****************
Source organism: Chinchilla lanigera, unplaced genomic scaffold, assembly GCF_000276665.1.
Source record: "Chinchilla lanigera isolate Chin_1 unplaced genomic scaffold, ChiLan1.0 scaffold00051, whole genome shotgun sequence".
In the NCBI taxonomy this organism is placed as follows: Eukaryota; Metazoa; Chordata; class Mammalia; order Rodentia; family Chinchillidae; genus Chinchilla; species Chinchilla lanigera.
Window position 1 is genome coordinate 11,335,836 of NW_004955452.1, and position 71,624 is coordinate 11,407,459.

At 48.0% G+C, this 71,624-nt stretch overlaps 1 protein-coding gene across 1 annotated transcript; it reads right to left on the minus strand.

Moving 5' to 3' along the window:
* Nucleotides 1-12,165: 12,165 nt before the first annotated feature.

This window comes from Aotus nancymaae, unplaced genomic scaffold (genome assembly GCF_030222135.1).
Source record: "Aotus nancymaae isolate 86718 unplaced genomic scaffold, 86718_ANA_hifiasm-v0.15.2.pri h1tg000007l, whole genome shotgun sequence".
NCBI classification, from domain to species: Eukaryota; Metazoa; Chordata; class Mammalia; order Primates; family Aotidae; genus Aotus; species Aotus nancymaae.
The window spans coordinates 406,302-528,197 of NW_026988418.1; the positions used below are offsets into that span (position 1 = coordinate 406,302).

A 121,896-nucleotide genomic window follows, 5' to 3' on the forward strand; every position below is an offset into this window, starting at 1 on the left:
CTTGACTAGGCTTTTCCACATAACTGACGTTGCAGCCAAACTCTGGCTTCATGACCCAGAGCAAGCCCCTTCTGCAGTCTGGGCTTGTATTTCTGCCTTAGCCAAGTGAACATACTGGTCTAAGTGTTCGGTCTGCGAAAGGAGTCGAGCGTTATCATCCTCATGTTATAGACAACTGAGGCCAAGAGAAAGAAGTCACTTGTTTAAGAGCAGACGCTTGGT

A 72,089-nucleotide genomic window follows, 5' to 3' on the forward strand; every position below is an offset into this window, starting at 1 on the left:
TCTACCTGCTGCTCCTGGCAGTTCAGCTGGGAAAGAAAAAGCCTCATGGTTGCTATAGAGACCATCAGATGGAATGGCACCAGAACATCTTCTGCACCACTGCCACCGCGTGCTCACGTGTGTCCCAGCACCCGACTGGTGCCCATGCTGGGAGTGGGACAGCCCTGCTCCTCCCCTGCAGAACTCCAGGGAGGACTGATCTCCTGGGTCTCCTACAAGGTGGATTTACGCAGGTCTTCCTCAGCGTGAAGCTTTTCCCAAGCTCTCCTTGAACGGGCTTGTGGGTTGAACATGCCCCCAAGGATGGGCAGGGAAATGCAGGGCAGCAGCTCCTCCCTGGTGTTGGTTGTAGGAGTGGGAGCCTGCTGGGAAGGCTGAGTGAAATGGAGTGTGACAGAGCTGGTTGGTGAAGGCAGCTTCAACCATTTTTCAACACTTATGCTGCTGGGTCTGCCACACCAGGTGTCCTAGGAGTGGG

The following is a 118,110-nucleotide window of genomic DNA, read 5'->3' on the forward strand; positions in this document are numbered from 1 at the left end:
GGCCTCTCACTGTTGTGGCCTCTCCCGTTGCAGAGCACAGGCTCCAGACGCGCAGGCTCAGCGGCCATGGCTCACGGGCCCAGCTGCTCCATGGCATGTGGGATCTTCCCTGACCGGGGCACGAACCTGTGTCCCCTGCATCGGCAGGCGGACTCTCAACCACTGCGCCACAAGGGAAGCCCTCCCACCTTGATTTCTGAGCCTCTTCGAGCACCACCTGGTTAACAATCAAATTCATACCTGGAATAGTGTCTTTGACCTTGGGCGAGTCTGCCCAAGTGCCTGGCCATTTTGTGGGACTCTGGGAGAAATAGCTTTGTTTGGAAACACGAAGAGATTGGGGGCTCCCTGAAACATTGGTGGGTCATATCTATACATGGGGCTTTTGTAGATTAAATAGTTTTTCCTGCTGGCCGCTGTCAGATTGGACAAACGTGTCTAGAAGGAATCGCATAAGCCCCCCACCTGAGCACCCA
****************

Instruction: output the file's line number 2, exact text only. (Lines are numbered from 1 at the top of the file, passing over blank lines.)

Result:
Source record: "Chinchilla lanigera isolate Chin_1 unplaced genomic scaffold, ChiLan1.0 scaffold00051, whole genome shotgun sequence".